Today is Code for America’s ‘National Day of Civic Hacking’
“The biggest day of the year for civic technologists, the National Day of Civic Hacking,Read More
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“The biggest day of the year for civic technologists, the National Day of Civic Hacking, is Saturday, Sept. 21, and, as such, affiliated groups across the country are preparing their events,” reports Government Technology:
The National Day of Civic Hacking, simply put, is a day in which civic technologists and others interested in serving their communities come together in the service of tech projects aimed at doing just that. This is the seventh year for the event, which is organized in large part by the national nonpartisan and nonprofit civic tech group Code for America (CfA). This year, CfA has once again convened its many member brigades in the service of the National Day of Civic Hacking…
To help facilitate projects, CfA&’s brigade network has identified three potential starting points for participants. The first is mapping out the record clearance project from the user’s perspective. With many jurisdictions doing things like decriminalizing marijuana, there have become new opportunities for record clearance. The idea here is to be centered on the user’s experience seeking conviction relief from government agencies.
Next, the brigade network suggests developing a services usability scorecard for evaluating the accessibility of the expungement process and policies in states. Finally, they also recommend creating a user-friendly know your rights website, complete with digital resources for those who have criminal convictions on their records.
If you’re in the U.S. this web page offers to find a local event near you. (I attended my local event in 2013.) GeekWire notes this year one event will even be held at Microsoft’s headquarters in Redmond.
Related news and updates on social media will be using the hashtag #HackForChange
of this story at Slashdot.
There’s an old saying about standing on the shoulders of giants, but how about doing so with an open source leg? Well, your robots might do so at least, thanks to OpenLeg, a new open source project for building robot legs. Created by [Joey Byrnes], this started out as a senior project for a course at the University of Illinois. The idea is to create a robot leg that others can use to build four-legged robots that can amble around the neighborhood, much like those built by Boston Dynamics.
The project is off to a good start: the sample videos that [Joey] has produced show that the prototypes of OpenLeg can produce a variety of motions, from literal kick-boxing moves down to a more conventional walking gait. It is mostly 3D printed, with a few bits of carbon fiber adding strength. The leg is driven by a large 50 Kv motor designed for electric skateboards driven by an ODrive controller that handles most of the complexities of driving a big motor like this and handling the kinematic and other complex stuff. The idea is that you could eventually just plug the design into your own robot and set it walking with a few lines of Python, but that’s still a ways off.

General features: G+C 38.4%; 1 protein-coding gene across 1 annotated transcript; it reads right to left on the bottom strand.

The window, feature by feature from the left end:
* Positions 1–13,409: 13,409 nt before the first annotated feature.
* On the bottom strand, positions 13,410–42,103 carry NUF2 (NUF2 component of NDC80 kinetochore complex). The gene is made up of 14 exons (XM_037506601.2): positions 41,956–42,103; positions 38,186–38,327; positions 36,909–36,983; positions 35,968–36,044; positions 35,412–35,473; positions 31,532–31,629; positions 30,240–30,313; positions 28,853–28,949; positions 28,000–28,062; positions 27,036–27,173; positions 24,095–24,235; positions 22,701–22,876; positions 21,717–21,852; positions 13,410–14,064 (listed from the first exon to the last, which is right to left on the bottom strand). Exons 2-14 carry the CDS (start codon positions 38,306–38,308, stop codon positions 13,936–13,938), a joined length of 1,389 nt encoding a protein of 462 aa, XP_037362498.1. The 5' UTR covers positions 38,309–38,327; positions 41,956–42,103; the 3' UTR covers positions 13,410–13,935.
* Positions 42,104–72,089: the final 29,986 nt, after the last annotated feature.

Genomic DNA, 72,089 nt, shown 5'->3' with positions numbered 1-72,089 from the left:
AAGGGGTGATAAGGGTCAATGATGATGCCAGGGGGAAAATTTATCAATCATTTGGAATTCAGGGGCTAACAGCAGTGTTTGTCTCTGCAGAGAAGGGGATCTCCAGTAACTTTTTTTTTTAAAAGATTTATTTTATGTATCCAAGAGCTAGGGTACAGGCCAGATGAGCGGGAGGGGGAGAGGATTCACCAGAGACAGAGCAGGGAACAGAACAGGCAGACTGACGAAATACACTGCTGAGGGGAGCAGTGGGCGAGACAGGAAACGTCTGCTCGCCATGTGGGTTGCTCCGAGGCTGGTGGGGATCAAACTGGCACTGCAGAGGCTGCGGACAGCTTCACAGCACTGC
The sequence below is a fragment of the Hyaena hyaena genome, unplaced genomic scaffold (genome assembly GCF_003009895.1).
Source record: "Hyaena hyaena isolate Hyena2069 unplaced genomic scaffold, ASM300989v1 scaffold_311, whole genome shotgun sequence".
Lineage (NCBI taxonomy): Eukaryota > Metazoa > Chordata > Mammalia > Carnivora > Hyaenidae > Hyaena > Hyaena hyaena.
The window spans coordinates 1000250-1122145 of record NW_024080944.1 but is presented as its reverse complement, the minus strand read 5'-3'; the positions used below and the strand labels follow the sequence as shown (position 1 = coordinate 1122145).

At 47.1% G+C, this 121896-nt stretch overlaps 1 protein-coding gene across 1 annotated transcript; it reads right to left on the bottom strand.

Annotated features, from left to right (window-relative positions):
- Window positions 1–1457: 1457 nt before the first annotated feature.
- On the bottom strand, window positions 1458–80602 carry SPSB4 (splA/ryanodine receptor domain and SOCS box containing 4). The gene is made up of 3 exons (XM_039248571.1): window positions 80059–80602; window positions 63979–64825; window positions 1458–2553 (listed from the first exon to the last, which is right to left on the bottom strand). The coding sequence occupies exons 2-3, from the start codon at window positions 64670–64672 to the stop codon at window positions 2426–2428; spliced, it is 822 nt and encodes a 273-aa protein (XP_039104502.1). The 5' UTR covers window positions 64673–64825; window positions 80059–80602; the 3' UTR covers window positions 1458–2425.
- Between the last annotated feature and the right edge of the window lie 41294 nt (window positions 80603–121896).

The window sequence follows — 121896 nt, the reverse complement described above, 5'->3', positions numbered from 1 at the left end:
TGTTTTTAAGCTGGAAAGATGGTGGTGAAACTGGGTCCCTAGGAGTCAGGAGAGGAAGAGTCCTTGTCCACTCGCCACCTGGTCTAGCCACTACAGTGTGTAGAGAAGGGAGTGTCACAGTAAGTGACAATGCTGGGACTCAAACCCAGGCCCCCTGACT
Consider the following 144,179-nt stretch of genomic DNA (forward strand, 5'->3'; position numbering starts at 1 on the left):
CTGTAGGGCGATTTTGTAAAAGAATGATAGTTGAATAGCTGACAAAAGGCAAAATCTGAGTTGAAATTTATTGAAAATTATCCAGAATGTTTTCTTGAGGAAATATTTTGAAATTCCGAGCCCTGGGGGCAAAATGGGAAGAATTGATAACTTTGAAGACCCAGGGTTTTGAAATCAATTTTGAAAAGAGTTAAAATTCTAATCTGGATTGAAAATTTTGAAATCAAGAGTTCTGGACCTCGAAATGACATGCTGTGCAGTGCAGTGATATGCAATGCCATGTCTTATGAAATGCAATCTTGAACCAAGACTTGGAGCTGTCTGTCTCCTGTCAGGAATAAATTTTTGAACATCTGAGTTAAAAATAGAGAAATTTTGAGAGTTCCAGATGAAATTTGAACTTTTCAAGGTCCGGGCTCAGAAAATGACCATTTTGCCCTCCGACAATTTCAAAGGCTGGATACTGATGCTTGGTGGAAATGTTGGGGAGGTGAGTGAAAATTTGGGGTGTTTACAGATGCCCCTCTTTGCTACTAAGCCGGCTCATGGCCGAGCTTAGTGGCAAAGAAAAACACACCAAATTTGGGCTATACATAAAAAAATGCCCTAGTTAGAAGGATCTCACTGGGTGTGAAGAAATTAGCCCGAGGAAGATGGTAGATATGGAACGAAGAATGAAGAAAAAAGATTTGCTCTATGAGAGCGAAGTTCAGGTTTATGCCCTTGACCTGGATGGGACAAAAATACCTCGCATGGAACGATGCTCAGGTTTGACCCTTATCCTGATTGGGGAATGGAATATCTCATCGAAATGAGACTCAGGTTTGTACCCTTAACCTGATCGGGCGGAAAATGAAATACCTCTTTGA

We’ve seen a lot of quadruped robot projects recently, from James Bruton’s OpenDog to Alphred from RoMeLa at UCLA, but more is better for projects like this. Especially with projects that take a more modular approach so you can pick and choose for your own Sarah Connor hunting devices.
An anonymous reader quotes a report from ZDNet: A software engineer pulled a personal project down after he found out that one of the companies using it had recently signed a contract with the U.S. Immigrations and Customs Enforcement (ICE). The engineer, Seth Vargo, cited the ICE’s “inhumane treatment, denial of basic human rights, and detaining children in cages,” as the reason for taking down his library. The project was called Chef Sugar, a Ruby library for simplifying work with Chef, a platform for configuration management. Varga developed and open-sourced the library while he worked at Chef, and the library was later integrated into Chef’s source code.
Earlier this week, a Twitter user discovered that Chef was selling $95,000-worth of licenses through a government contractor to the ICE. The news didn’t go well with Vargo, who, yesterday, September 19, took down the Chef Sugar library from both GitHub and RubyGems, the main Ruby package repository, in a sign of protest. “I have a moral and ethical obligation to prevent my source from being used for evil,” Vargo wrote on the now-empty Chef Sugar GitHub repository. Vargo’s actions didn’t go unnoticed, and in a blog post published later in the day, Chef Software CEO Barry Crist said the incident impacted “production systems for a number of our customers.” The Chef team fixed the issue by scouring some of the older Chef Sugar source code and re-uploading it on their own GitHub account. Following public criticism of the contract, Chef Software CEO Barry Crist responded by saying the company had been a long-time ICE collaborator for years, since the previous administration, long before ICE became the hated agency it is today.
“While I understand that many of you and many of our community members would prefer we had no business relationship with DHS-ICE, I have made a principled decision, with the support of the Chef executive team, to work with the institutions of our government, regardless of whether or not we personally agree with their various policies,” Crist said.
“I want to be clear that this decision is not about contract value – it is about maintaining a consistent and fair business approach in these volatile times. I do not believe that it is appropriate, practical, or within our mission to examine specific government projects with the purpose of selecting which U.S. agencies we should or should not do business,” Crist added.
of this story at Slashdot.
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